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Benson J. Lossing, Pictorial Field Book of the Civil War. Volume 2., Chapter 6: the Army of the Potomac.--the Trent affair.--capture of Roanoke Island. (search)
t to the British flag and a violation of international law ; and as soon as the law officers of the Crown had formally pronounced it so, Lord John Russell, the Foreign Secretary, sent a letter, Nov. 30, 1861. by a special Queen's messenger (Captain Seymour), to Lord Lyons, the British Ambassador at Washington, authorizing his Lordship to demand from the Government of the United States the liberation of the captives and their restoration to the protection of the British flag, and a suitable apo West; corn. Barney, R. D. Renshaw; corn. Perry, C. H. Flusser; Delaware, S. P. Quackenbush; granite, E. Boomer; granite, W. B. Avery; Gen. Putnam, W. J. Hoskiss; Huzzar, Fred. Crocker; Hunchback, E. R. Calhoun; Hetzel, H. K. Davenport; J. Nv. Seymour, F. S. Welles; Louisiana, Hooker; Lockwood, S. L. Graves; Lancer, B. Morley; Morse, Peter Hayes; Philadelphia, Silas Reynolds; pioneer, C. S. Baker; picket, T. P. Ives; rocket, James Lake; Ranger, J. B. Childs; Stars and Stripes, Reed Werden; So
Benson J. Lossing, Pictorial Field Book of the Civil War. Volume 2., Chapter 16: the Army of the Potomac before Richmond. (search)
supported by Morell's division and Sykes's regulars. General Reynolds held the right, and General Seymour the left, and the brigades of Generals Martindale and Griffin were deployed on the right ofurn it, expecting Jackson to fall on its right at the same time; but the movement was foiled by Seymour, who stoutly opposed it. There was a terrific battle, and the Confederates were hurled back witard Cool Arbor. McCall's division formed a second line, his left touching Butterfield's right; Seymour's brigade and the horse-batteries of Roberts and Tidball commanded the rear, and cavalry under ed, and not far from Willis Church, McCall's division was posted, Meade's brigade on the right, Seymour's on the left, and that of Reynolds (who was a prisoner), under Colonel S. G. Simmons, of the Fost all of his brigadiers and was reconnoitering, was captured. Then the command devolved upon Seymour. The noise of battle had brought some of the troops of Hooker and Kearney to the field of acti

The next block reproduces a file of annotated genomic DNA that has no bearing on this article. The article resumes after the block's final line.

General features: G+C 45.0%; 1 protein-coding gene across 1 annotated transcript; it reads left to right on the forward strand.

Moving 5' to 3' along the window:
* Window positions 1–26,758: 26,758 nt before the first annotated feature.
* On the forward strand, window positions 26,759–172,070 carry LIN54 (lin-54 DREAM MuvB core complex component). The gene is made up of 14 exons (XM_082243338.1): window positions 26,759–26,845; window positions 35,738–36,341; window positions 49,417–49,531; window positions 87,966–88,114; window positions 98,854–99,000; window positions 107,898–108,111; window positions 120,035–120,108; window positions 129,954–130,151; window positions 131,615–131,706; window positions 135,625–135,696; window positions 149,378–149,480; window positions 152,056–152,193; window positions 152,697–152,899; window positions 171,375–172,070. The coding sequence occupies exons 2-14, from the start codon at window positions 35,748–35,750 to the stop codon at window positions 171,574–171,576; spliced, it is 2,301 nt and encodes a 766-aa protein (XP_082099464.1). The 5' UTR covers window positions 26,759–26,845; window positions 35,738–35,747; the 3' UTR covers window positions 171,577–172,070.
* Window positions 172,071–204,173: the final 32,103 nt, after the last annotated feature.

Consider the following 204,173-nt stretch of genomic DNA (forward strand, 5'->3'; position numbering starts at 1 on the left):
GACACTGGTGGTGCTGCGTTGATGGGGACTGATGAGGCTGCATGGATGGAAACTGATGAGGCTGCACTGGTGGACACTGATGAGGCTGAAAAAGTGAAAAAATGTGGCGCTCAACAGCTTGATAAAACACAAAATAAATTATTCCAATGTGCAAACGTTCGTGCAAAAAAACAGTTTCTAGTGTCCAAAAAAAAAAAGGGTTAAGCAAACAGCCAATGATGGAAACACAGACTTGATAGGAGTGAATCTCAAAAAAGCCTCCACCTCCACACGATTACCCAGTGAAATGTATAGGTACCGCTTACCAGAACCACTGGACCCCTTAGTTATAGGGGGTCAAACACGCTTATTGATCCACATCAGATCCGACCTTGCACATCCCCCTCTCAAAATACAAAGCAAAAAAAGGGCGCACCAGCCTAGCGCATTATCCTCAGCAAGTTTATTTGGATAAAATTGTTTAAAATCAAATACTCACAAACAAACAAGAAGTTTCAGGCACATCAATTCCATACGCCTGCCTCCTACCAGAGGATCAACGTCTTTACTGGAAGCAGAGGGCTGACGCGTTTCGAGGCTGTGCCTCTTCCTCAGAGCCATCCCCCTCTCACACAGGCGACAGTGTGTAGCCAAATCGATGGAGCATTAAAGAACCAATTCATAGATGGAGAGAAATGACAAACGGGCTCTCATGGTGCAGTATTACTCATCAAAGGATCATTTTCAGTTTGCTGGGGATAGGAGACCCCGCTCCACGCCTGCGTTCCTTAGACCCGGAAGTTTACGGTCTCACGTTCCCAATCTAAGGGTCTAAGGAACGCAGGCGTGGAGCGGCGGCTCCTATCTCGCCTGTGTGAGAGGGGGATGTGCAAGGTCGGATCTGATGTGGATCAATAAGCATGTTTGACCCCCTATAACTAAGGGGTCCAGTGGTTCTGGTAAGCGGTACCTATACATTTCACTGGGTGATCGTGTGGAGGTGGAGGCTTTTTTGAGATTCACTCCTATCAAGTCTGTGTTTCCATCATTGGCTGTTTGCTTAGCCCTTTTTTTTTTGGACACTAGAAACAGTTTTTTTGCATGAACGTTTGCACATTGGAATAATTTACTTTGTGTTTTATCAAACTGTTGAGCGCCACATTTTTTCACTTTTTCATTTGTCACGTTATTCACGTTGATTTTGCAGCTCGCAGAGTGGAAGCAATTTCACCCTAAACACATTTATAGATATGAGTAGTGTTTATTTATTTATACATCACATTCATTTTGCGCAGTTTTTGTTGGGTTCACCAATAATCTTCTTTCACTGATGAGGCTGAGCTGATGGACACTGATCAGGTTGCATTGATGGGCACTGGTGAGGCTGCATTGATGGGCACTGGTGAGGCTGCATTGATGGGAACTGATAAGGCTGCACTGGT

Benson J. Lossing, Pictorial Field Book of the Civil War. Volume 2., Chapter 17: Pope's campaign in Virginia. (search)
ce, but though confused, it was unbroken; and it still held the Warrenton turnpike, by which alone Pope's Army might. Safely retreat. Pope had now no alternative but to fall back toward Washington. He issued an order to that effect at eight o'clock in the evening. Aug. 30, 1862. the whole Army was directed to withdraw during the night across Bull's Run to the heights of Centreville. This was done chiefly by way of the Stone Bridge; see page 587, volume I. the brigades of Meade and Seymour, and some other troops, covering the movement. The night was very dark, and Lee fortunately did not pursue; and in the morning Aug. 31. Bull's Run once again divided the two great armies. So ended the Second battle of Bull's Run. Pope was joined at Centreville by the corps of Franklin and Sumner, making his force a little more than sixty thousand, and fully equal to that of Lee. The 31st was passed by the Nationals in comparative quiet, but a severe struggle was had on the following d
Benson J. Lossing, Pictorial Field Book of the Civil War. Volume 2., Chapter 18: Lee's invasion of Maryland, and his retreat toward Richmond. (search)
general, who was at the head of his line, was killed in an open field in front of a thick wood while watching the movements of his foe. He died almost at the moment of victory, for at that time the position was fairly within the grasp of his friends. His command devolved on General Cox. Meade had followed Hooker from the Kittoctan Creek, and went into action with great gallantry on the right of Doubleday (Hatch's division) and fought heavily, his brigades being skillfully managed by General Seymour and Colonels Magilton and Gallagher. General Duryee, with his fine brigade of Ricketts' division, which had performed signal service under its gallant commander during the later struggles of Pope with Lee, was just coming up to the support of Meade, when the contest of that point ceased. Meanwhile the brigade of Gibbons and Hartsuff had pushed steadily lap the turnpike along the Gap, fighting bravely and winning steadily, until almost nine o'clock in the evening, when, having reached a